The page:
Restricted: How College Athletes May Find Their Sought Remedy in a New Jurisdiction

By Jake Abrahamian.

In March 2019, the Northern District of California decided the much-anticipated case in re National Collegiate Athletic Association Athletic Grant-in-Aid Cap Antitrust Litigation (NCAA Athletic Grant-in-Aid). Plaintiffs in the case were current and former Division I college football and basketball players who sued the NCAA, the governing body for college athletics. Plaintiffs alleged that the NCAA violated antitrust laws by artificially capping the compensation that member athletes receive for their athletic services to NCAA schools. The court held that, although the NCAA did violate antitrust law, the appropriate remedy is uncapping only compensation related to education. This is a far cry from the remedy sought by the student-athletes who were hoping to lift all limits on compensation.

For years now, student-athletes have taken to the courts to try to open the door to better compensation. Vital to this 2019 decision was the precedent set by the Ninth Circuit in 2015 when the court decided O’Bannon v. National Collegiate Athletic Association. O’Bannon centered on student-athletes alleging that the NCAA illegally denied them the monetary value of their names, images, and likenesses (NILs). The appellate court affirmed the district court’s ruling that the NCAA violated antitrust law, but rejected the lower court’s remedial idea of allowing schools to pay up to $5000 in compensation to an athlete. Instead, the court held that schools must only compensate student-athletes up to the cost of attendance.

Part of the O’Bannon court’s reasoning included that the NCAA must maintain its amateurism model to drive demand for its product. The court’s antitrust analysis was based on the rule of reason, which is a multistep test that compares the anticompetitive and procompetitive effects of the challenged restraint. First, plaintiffs must show an anticompetitive effect. Then, defendants must show a procompetitive effect that outweighs the anticompetitive effect. Finally, plaintiffs must demonstrate that the procompetitive effects can be achieved through less restrictive means. Importantly, those less restrictive means must be virtually as effective in maintaining the procompetitive effects as the more restrictive means. In O’Bannon, the student-athletes showed that the NCAA anticompetitively restrained the market. The NCAA then countered by demonstrating that it needed to maintain an amateurism model to distinguish its product from professional sports and keep demand high. At the district court level, the less restrictive means of maintaining an amateurism model was determined to be a $5000 sum for the NILs. The Ninth Circuit rejected that idea, stating that paying athletes a sum of $5000 cannot possibly be as effective at maintaining the amateurism model because not paying the athletes is precisely what makes them amateurs.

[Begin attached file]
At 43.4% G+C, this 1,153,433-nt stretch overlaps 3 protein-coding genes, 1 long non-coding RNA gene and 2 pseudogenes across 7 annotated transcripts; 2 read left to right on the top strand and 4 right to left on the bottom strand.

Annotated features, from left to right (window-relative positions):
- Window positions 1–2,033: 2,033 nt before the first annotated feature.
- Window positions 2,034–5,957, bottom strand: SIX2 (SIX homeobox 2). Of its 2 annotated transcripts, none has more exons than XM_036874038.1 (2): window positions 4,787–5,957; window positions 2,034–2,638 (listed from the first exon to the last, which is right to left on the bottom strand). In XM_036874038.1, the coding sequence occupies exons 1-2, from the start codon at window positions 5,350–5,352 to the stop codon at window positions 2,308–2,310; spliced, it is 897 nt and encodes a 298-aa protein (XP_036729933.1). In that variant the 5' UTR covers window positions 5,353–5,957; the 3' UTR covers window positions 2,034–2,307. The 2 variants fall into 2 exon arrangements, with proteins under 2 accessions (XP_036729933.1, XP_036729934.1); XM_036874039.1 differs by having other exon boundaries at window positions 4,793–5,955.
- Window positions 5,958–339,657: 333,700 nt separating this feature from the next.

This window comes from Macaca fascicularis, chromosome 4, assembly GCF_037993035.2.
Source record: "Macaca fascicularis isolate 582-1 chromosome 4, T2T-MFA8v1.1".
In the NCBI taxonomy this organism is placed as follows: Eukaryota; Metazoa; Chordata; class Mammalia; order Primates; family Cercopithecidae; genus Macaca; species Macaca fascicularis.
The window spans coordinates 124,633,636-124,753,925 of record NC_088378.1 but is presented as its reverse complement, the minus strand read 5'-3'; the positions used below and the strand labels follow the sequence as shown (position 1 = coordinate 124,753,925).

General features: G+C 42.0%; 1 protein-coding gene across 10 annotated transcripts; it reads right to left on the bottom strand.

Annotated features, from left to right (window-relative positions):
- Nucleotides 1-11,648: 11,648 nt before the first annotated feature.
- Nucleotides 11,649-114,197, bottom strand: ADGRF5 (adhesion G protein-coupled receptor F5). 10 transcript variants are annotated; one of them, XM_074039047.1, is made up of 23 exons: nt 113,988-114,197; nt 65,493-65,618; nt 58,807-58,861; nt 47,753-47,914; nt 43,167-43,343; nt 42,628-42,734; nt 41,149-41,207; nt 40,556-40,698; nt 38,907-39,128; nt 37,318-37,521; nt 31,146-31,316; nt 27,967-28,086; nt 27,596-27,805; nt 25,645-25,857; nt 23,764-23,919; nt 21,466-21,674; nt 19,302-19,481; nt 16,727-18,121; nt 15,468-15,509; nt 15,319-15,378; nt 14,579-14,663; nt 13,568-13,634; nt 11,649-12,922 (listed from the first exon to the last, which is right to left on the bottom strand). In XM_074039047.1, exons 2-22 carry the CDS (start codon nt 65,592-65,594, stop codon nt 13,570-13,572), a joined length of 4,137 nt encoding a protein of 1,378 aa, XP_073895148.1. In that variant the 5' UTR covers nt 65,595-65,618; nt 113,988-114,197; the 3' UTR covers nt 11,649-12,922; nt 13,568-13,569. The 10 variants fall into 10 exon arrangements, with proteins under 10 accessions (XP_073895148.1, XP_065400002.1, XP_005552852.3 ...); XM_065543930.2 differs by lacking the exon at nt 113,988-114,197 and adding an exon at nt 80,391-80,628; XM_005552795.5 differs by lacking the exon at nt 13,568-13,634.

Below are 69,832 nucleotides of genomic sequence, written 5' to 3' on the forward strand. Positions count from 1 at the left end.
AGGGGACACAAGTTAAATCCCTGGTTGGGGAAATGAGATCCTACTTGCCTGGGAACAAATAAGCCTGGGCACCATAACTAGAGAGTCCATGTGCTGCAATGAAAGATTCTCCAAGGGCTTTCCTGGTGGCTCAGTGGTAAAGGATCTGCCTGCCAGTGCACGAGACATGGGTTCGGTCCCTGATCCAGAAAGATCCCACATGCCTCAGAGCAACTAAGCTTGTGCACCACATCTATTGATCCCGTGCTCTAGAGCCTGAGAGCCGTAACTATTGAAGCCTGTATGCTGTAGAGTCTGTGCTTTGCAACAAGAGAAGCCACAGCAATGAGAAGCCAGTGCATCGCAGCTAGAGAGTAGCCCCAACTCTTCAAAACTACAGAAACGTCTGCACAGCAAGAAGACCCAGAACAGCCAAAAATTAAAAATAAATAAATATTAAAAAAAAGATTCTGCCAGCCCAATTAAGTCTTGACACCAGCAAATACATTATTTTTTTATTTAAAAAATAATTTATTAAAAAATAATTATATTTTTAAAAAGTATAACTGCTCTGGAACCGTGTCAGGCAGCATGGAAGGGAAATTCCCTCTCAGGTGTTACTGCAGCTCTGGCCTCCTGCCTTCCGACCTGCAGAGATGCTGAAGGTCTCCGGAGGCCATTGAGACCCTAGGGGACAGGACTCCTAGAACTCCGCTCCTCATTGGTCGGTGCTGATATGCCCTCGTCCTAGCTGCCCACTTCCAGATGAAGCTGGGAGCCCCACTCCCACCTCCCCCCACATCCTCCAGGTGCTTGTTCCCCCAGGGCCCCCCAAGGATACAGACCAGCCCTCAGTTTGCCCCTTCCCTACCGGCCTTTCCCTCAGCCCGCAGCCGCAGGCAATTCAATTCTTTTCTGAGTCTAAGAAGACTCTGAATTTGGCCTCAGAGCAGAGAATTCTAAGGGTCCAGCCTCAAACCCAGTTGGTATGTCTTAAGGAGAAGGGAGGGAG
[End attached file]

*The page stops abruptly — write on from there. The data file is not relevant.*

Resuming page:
The O’Bannon holding clearly plays a key role in NCAA Athletic Grant-in-Aid. While the latter case was not about NILs, it was similarly about the NCAA restricting payments to student-athletes. Again, in NCAA Athletic Grant-in-Aid just as in O’Bannon, the Rule of Reason analysis proceeded through the first two steps and resulted in a chance for plaintiffs to demonstrate that the procompetitive effect of maintaining the NCAA’s amateurism model could be achieved through less restrictive means.

But what is the NCAA’s amateurism model? The Ninth Circuit clearly understood amateurism to mean that student-athletes could not be paid cash for their athletic abilities. Yet the NCAA Athletic Grant-in-Aid court’s findings of fact demonstrate that the NCAA’s “amateurism” model is arbitrary. It allows student-athletes to receive cash-equivalent payments up to $5600, $50,000 premiums for loss-of-value insurance against loss of future professional wages, and thousands of dollars in travel expenses for family members, amongst other payments. The court also notes that all of these payments are untethered to education and that the economic evidence shows that none of these payments limit demand. But when it came to ruling on the case, the district court held that the NCAA must uncap only payments related to education. The district court was bound by the Ninth Circuit’s interpretation of amateurism, despite what seems to be compelling evidence that paying student-athletes does not decrease demand for NCAA sports.

Student-athletes will continue to fight for fair compensation, but they should seek out a new jurisdiction. The Ninth Circuit has clearly shown deference to the NCAA model’s status quo, but district courts elsewhere may analyze the facts without being bound by precedent. Perhaps student-athletes are closer to their long-awaited remedy than they might think.